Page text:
Role of insulin-like growth factor binding proteins (IGFBPs) in breast cancer proliferation and metastasis.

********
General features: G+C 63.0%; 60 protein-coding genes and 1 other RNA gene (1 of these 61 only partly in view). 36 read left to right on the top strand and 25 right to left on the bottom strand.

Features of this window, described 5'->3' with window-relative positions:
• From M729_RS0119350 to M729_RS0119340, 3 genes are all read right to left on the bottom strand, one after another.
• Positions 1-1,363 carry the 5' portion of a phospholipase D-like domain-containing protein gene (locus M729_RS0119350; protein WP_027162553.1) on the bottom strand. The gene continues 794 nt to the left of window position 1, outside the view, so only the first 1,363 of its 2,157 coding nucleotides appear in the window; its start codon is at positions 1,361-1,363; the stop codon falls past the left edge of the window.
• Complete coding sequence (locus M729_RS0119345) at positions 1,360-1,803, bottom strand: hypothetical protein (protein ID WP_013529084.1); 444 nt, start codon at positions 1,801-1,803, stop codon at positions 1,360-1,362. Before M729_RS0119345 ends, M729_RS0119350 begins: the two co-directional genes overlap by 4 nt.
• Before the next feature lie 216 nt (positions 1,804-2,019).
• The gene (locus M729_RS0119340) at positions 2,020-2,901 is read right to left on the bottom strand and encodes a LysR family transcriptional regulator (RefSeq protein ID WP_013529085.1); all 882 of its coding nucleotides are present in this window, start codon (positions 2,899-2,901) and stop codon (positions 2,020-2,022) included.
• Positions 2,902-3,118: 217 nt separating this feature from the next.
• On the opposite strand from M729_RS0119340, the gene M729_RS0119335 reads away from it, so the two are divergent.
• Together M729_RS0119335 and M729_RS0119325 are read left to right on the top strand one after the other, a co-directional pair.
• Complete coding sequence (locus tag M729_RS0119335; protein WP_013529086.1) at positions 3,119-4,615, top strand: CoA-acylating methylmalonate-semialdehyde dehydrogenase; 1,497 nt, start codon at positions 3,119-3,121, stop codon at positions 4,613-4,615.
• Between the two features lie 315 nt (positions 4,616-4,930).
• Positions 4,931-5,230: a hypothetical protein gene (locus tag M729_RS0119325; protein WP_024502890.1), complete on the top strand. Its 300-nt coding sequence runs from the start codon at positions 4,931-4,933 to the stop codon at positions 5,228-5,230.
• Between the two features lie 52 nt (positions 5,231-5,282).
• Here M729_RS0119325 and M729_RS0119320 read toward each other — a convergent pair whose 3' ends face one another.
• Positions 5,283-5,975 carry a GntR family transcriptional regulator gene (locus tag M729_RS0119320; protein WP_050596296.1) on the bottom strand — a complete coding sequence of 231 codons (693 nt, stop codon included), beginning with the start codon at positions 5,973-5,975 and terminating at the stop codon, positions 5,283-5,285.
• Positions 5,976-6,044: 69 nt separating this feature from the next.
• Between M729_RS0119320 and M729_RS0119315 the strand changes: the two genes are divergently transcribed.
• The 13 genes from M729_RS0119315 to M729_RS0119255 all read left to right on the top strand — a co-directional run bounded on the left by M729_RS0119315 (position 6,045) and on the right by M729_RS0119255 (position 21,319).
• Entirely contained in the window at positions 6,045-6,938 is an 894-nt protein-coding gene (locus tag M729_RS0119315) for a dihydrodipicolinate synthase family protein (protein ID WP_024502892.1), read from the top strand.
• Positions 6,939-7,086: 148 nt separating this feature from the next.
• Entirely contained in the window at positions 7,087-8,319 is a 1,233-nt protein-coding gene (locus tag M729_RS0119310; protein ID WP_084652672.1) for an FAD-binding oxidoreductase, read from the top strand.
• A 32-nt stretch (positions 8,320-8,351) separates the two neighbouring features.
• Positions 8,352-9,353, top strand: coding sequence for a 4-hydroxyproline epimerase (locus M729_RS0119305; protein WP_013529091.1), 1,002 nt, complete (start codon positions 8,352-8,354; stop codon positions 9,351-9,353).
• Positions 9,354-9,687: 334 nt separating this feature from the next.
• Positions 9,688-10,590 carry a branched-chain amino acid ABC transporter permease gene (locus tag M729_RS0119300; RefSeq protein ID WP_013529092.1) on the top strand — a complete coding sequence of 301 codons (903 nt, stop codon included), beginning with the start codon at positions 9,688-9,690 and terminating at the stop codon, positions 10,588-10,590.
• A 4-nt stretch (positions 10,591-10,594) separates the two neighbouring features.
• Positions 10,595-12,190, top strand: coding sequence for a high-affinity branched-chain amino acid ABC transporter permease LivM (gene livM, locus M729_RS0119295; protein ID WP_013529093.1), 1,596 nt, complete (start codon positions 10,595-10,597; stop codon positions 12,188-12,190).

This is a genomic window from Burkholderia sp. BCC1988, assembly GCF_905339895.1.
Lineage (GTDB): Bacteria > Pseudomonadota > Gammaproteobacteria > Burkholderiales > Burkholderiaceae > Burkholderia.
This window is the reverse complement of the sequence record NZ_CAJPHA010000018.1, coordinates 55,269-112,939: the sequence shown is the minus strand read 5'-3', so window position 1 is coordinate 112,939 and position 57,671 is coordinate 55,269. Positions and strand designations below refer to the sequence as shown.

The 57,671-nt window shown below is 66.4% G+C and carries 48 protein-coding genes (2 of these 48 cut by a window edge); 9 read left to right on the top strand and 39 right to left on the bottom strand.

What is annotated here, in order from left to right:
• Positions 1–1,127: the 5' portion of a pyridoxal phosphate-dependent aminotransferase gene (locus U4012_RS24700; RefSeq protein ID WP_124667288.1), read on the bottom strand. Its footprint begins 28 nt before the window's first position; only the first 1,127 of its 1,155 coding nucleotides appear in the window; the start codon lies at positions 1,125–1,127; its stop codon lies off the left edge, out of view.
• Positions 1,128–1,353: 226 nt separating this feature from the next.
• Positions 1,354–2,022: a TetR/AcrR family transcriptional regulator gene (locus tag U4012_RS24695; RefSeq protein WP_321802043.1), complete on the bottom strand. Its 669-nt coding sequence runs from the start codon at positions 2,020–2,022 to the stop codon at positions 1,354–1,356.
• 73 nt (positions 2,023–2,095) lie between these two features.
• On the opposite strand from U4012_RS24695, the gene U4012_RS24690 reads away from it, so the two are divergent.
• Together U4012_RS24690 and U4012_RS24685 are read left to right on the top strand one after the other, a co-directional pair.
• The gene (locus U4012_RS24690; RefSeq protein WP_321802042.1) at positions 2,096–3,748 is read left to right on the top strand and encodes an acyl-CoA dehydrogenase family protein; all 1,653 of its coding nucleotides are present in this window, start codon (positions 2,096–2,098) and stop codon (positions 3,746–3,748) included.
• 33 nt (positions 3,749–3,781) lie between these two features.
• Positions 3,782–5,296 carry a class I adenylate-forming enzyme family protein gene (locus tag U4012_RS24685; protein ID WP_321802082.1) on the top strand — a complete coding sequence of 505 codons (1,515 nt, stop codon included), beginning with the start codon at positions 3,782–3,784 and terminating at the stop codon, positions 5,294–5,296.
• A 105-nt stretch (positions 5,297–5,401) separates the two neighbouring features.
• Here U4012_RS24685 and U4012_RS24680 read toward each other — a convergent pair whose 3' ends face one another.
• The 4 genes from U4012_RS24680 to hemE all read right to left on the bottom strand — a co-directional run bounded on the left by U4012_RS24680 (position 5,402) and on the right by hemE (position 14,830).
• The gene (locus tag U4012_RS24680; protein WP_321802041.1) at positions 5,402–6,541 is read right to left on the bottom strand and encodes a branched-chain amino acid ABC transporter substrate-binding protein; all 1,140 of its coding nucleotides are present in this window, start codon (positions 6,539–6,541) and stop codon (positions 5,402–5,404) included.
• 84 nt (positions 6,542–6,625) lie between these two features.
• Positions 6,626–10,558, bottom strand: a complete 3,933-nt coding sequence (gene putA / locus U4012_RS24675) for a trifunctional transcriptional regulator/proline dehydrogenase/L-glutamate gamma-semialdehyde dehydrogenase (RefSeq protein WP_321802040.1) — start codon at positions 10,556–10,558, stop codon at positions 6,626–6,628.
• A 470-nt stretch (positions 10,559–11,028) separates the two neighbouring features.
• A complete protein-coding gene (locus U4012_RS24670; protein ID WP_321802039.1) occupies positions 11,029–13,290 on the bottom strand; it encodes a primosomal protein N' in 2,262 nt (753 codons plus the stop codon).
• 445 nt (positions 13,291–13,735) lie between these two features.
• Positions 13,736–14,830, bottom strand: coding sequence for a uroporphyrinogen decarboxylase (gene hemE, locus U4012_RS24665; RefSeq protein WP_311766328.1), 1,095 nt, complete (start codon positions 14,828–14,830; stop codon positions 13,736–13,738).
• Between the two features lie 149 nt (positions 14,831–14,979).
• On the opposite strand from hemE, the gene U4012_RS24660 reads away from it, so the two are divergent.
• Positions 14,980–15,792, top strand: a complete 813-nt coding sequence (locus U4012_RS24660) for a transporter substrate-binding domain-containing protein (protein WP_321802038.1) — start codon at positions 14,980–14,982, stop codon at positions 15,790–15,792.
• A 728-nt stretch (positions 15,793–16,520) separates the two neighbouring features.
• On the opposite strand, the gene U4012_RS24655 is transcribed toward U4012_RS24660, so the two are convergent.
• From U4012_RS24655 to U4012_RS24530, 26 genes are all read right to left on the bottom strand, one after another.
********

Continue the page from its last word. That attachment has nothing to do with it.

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Cancers of the breast, prostate, and lung commonly metastasize to the bone resulting in osteolysis, pathologic fracture, pain and significant clinical morbidity. To date, the reason for such selectivity in the site of metastasis remains largely unknown. The bone is a rich source of many chemokines and growth factors, including: insulin-like growth factor (IGF) I and II, transforming growth factor-beta (TGF-beta), interleukins, and tumour necrosis factor-alpha (TNF-alpha). We propose that exposure of breast cancer cells to the bone microenvironment results in alterations in gene expression that favour the growth and proliferation of tumour cells in the bone. To investigate this hypothesis, MDA-MB-231 breast carcinoma cells were exposed to bone-derived conditioned media (BDCM) generated by culturing fetal rat calvaria for 24 h under serum free conditions. Using cDNA microarray technology, we have identified the insulin-like growth factor family of binding proteins (IGFBPs) as genes whose expression profiles are consistently and significantly altered with exposure to this simulated bone environment in vitro, when compared to untreated controls. Our data suggests that the upregulation of IGFBP-3 seen with exposure to the bone microenvironment is directly linked to an increase in TGF-beta mediated cell proliferation. Furthermore, this process appears to be functioning through an IGF-independent mechanism.
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